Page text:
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Shai Almog
Shai Almog

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Good News and Bad News, Pivot and Turn - Building DDTJ Day 6

Last week I spent 5 days building and designing the DDTJ project. Hopefully, I’ll complete the MVP by this weekend. As we left the series last week, I was stuck. This week there’s a bit of an improvement…

There are a lot of variations on the good news/bad news joke. I’m sure you all know some form of it… Here’s a programming oriented one:

developer: so i have good news and bad news

manager: what's the good news?

developer: i've discovered that the "5 second rule" only applies to food

manager: and the bad news?

developer: i dropped our tables

— Kat Maddox (@ctrlshifti) January 21, 2021

In that spirit, I’ve made some progress and we are now collecting some data… The bad news: I had to throw away a lot of concepts and performance is roughly 700x worse than without our instrumentation. Ugh.

How did I get Here?

Last week I was still modeling the objects stored locally when debugging the remote VM. As you may recall, the debug API needs to copy objects locally so we can later on analyze them. We can’t leave this in the target VM as the data will get lost as the VM continues.

I created a data model and implemented a debugger of sorts that effectively automatically debugs the application and stores all the data. Unfortunately, this isn’t as simple as one would hope.

Initially, I thought I’d use the step over API to review individual lines. This includes some problems:

  • I don’t know what a line contains without looking at the source/bytecode and I don’t want to get into that complexity
  • I can’t have two instances of a step over monitor at the same time. This is something I’ll need for nested method calls, threads, etc.

So using the approach of stepping over code isn’t practical for this tool…

Method Enter/Exit

Luckily, pretty much any debugging API supports setting a method enter/exit event. This lets us monitor all the important points and log all the relevant information. Perfect… Almost…

Here’s the problem, say we have code like:

public void myMethod(int x) {
    otherObject.otherMethod(x, y);
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I’ll get 4 events for this sequence:

Method enter to myMethod
Method enter to otherMethod
Method exit on otherMethod
Method exit on myMethod
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So far, so good. But here’s the thing. I need to log the invocation of otherMethod inside myMethod so I can mock that later on.

How would I do that?

We need to analyze the data and see the data related to myMethod’s call hierarchy.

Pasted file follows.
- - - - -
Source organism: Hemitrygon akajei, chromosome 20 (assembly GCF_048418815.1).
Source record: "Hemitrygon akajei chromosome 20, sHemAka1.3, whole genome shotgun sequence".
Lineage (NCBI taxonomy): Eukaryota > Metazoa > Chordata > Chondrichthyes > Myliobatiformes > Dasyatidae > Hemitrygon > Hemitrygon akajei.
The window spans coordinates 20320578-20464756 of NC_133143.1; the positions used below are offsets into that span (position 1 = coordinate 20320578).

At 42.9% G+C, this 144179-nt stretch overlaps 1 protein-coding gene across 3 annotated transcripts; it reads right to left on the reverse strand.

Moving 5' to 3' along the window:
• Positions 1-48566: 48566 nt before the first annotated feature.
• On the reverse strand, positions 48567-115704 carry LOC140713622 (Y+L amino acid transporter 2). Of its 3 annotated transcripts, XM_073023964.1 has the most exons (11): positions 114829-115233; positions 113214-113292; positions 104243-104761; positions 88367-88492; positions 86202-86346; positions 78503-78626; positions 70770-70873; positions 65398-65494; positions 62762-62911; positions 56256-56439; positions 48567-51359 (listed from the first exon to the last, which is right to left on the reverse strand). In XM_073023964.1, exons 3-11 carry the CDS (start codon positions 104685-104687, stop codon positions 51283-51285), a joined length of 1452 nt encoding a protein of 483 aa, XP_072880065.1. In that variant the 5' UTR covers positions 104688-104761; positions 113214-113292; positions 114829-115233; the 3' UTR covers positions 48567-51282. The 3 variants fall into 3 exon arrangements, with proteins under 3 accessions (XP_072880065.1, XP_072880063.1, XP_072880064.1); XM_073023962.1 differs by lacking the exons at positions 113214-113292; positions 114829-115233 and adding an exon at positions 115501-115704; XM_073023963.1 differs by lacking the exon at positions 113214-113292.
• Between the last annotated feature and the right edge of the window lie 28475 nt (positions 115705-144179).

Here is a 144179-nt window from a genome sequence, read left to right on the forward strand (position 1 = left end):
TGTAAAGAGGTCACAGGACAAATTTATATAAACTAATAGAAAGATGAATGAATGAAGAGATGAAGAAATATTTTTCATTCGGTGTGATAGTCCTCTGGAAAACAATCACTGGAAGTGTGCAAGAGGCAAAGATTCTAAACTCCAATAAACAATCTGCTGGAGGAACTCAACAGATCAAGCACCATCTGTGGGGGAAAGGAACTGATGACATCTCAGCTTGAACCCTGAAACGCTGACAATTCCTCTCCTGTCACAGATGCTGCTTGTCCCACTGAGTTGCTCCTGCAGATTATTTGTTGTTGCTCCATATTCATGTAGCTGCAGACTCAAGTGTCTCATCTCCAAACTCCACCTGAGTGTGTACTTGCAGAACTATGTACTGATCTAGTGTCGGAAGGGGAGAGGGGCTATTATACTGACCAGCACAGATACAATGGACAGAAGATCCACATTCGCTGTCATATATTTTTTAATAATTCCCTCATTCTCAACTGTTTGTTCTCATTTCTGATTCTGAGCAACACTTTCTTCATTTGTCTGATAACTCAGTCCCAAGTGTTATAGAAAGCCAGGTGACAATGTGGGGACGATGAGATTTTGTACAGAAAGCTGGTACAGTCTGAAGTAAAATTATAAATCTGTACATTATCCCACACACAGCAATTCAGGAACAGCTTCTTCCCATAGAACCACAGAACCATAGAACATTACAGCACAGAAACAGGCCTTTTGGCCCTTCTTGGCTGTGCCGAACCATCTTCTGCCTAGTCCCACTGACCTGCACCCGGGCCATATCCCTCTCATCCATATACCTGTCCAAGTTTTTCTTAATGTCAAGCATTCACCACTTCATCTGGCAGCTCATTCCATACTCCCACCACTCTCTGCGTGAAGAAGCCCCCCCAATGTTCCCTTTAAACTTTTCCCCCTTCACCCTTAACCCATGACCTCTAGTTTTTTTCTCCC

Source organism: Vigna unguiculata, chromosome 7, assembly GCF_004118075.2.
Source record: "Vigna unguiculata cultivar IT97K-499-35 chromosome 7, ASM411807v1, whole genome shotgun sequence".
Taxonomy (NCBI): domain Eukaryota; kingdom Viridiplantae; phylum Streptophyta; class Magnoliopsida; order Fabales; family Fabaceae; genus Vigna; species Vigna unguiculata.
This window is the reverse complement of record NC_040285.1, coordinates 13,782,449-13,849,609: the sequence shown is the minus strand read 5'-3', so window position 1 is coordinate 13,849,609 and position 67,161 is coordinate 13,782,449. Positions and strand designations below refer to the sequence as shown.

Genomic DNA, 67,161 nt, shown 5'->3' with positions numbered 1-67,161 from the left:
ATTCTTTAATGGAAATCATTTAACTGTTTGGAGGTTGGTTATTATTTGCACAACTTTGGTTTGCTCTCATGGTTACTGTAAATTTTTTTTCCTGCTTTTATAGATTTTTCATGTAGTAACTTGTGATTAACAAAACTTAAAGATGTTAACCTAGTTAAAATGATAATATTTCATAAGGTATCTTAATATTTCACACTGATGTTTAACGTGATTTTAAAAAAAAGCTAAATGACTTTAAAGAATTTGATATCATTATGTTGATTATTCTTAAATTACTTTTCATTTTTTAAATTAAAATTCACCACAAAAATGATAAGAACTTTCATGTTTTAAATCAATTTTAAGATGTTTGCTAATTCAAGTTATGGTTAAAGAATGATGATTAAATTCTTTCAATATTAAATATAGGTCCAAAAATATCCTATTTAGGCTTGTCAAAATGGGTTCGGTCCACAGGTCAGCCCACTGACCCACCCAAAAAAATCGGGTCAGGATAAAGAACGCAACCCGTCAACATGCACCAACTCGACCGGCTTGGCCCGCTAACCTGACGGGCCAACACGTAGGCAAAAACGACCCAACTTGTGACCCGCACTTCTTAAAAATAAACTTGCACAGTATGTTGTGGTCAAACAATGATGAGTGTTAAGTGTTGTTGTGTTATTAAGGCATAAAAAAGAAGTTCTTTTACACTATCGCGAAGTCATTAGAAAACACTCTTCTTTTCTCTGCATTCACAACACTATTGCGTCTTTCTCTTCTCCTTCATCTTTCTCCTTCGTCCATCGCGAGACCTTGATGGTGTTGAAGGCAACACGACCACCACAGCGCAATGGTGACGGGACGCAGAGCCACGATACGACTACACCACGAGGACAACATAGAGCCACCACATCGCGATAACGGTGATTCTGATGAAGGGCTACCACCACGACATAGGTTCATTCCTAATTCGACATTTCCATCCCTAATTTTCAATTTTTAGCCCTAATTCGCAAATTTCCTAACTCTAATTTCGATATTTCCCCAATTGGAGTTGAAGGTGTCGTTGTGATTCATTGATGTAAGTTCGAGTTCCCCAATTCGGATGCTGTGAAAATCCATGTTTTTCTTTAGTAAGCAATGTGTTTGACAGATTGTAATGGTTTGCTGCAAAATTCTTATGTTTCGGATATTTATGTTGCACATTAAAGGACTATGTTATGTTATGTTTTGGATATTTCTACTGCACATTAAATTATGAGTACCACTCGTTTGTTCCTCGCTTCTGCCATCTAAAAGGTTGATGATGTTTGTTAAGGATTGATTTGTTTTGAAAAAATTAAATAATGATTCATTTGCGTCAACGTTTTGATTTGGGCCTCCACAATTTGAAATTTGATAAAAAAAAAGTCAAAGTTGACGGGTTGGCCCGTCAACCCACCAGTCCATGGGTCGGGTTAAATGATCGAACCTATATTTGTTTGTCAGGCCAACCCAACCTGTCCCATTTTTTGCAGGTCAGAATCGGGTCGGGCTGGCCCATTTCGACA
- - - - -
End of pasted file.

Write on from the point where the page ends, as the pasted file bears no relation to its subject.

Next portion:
The solution is to somehow know that the enter event and the exit events are related. Initially, I tried to create the exit event dynamically and restrict it to a specific object instance. But that fails with recursion.

I’ve tried several approaches. I now have one that works, but it isn’t ideal…

The Current Approach

I create a uniquely repeatable string when method entry occurs. It’s built with roughly this formula:

threadId + object instance id (if not static) + frame count + callstack
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This is a relatively long string, but it’s unique. We place an object in the map with this as a key when entering a method. Then, when exiting the method, we find the object using an identical key.

We can now connect the method entry/exit and as a result log all the data we need.


Unfortunately, that isn’t enough. 700x is way above a reasonable 10x or bearable 20x reduction in performance for a debugging environment. Normally we need to stay away from premature optimizations, but if there’s a conceptual flaw in the architecture, we need to understand it. 700x isn’t something we can realistically work with.

So my next focus is to get the current code in shape for a pull request and then move on to understand the performance implications and what exactly causes this overhead.

I have a lot of theories on the subject, but experience taught me to ignore them. A lot of times, the things we think are “expensive” turn out to be a tiny bump. The things we discounted end up being the big penalty. A profiler will tell us where time is wasted and I can evaluate based on facts. Right now I don’t want to look. If I do, I won’t be able to stop and it’s important to stop, synchronize with the trunk and move iteratively.


This has been a short post since I’m still pretty busy getting the PR out and bringing the tests up to speed. Once it’s done, I hope to get to the profiling session.
At the current rate, I think my initial goal of having a tool that can generate tests for spring boot might be high for this week. I’ll lower the expectations to debugging a hello world application and generating a simple test case. After everything I’ve been through with this API, it seems like a pretty ambitious goal too.

If you want to keep up with the latest updates on this series and the many other things I work on then follow me on twitter.

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